Hello to everybody and welcome to another round of Cee’s Fun Foto Challenge. This week’s theme is Bridges. For this challenge, I have chosen two remarkable bridges – one that is built and the other grown. Don’t quite get what I mean?
Dive in Scroll down.
Øresund Bridge between Sweden and Denmark. Pic taken from the Swedish side.
Øresund Bridge, an engineering marvel, is the world’s longest cable-stayed bridge for both road and railway. The bridge connects the Swedish city Malmo to Copenhagen the capital of Denmark. Running across the Øresund strait, the bridge, consists of 3 parts – a bridge, an artificial island and a tunnel. It runs nearly 8 kilometres from the Swedish coast to the artificial island of Peberholm in the middle of the strait and goes underground before emerging in Denmark – it looks pretty cool from the air. Unfortunately I don’t have a picture of that but you can have a look here and you can read more about it here.
And as I said, my next bridge is one that isn’t built but grown – have a look 🙂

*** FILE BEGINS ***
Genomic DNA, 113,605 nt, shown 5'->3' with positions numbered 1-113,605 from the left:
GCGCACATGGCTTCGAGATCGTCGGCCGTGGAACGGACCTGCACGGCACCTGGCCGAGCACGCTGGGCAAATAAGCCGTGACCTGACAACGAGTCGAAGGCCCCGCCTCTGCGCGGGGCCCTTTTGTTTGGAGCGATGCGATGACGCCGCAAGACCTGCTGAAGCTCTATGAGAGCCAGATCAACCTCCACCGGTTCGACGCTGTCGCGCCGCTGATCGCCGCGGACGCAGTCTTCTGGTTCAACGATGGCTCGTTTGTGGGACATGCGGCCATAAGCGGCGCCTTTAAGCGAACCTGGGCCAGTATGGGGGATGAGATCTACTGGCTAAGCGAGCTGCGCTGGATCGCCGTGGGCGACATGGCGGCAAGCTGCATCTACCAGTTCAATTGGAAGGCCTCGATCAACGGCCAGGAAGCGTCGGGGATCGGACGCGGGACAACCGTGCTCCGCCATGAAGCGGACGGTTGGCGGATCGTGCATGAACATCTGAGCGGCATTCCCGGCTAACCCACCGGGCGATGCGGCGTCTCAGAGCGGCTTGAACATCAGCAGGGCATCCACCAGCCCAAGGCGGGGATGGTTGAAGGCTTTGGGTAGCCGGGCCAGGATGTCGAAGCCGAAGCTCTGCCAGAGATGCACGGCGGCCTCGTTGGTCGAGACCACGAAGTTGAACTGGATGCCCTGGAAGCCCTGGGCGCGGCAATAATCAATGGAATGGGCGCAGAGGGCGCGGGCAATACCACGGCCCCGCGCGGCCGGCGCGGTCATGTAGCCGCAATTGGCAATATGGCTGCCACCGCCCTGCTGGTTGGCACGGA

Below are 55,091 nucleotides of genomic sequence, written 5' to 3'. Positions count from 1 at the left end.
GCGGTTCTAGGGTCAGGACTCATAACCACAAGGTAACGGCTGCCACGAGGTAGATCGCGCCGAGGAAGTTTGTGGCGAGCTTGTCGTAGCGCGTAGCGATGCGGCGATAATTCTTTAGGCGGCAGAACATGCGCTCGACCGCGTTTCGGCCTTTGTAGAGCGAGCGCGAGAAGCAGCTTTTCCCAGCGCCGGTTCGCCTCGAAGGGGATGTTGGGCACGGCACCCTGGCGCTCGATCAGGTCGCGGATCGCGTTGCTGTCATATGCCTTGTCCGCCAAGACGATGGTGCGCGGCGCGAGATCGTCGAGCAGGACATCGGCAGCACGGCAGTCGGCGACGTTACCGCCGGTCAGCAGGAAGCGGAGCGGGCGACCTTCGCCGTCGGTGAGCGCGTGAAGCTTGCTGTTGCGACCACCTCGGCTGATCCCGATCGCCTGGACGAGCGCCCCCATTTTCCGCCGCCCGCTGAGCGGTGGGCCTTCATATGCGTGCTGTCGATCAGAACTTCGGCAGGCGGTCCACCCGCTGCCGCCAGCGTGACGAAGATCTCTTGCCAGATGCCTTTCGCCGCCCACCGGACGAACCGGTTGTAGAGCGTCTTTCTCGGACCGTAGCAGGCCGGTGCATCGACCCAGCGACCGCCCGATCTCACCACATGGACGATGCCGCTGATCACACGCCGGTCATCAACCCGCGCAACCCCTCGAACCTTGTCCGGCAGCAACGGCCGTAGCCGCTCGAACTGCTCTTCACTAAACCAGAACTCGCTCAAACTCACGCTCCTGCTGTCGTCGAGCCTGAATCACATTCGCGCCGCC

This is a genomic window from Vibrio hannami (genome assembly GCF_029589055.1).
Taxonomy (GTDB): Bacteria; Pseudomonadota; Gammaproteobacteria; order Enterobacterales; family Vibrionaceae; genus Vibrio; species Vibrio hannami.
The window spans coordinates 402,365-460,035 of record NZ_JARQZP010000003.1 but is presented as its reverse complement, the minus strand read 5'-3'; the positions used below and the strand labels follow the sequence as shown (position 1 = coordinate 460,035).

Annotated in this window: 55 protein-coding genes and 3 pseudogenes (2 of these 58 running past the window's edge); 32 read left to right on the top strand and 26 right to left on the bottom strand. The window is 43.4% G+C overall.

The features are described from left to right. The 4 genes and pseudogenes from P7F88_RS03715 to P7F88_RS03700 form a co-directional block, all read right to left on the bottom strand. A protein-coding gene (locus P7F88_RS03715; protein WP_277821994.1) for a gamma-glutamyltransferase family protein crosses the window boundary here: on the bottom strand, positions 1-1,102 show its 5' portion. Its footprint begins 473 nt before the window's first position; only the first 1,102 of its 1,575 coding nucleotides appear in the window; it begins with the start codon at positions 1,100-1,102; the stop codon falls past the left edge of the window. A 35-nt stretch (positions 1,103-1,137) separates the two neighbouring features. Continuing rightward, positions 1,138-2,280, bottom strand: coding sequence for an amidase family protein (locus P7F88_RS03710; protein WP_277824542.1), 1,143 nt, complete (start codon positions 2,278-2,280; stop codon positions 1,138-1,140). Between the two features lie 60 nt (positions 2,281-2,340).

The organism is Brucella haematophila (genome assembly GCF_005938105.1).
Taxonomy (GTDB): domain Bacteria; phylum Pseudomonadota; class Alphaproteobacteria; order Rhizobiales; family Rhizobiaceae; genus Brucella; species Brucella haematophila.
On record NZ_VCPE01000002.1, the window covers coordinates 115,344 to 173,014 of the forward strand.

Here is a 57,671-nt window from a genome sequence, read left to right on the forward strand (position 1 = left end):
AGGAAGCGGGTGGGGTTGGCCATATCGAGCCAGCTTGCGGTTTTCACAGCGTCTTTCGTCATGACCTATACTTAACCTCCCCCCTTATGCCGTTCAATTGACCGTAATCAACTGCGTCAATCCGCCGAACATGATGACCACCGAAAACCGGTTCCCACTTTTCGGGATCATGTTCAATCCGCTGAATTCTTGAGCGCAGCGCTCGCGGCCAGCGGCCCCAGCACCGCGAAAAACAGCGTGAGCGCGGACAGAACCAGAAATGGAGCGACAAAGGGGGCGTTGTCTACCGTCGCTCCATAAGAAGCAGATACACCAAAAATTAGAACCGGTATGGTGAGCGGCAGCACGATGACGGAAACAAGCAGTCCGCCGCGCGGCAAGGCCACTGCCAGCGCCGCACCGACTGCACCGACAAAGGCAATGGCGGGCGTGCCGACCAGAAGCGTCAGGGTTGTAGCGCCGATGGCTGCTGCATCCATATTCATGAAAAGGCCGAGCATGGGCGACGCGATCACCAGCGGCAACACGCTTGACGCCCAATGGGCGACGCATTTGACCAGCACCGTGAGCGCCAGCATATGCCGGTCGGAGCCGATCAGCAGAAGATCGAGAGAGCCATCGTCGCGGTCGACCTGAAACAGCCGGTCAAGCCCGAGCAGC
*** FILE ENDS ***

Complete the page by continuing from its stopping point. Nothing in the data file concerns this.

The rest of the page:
Living root bridge, Mawlynnong village near Shillong, Meghalaya India
The living root bridges Meghalaya (or Abode of Clouds) one of the seven sisters of the North Eastern states of India, are one of a kind in the world and are a sight to behold. These handmade living root bridges are tangles of massive thick roots, which have been intermingled to form a bridge that can hold several people at a time. The trek to these bridges is pretty steep (at least by my standards) so despite going to Mawlynnong, to my everlasting regret, I didn’t actually see these marvelous structures and instead had to rely on the pictures which our son clicked.
The local Khasi people are experts at ‘growing’ these bridges. They make the pliable tree roots to grow through betel tree trunks which have been placed across rivers and streams until the figs roots attach themselves to the other side. Sticks, stones, and other objects are used to stabilize the growing bridge. The root bridges, some of which are over a hundred feet long, take ten to fifteen years to become fully functional, but they’re extraordinarily strong – strong enough that some of them can support the weight of fifty or more people at a time. Since the bridges are alive and growing, they gain strength over time and apparently survive for hundreds of years.
So what do you think – do let me know and thanks for visiting 🙂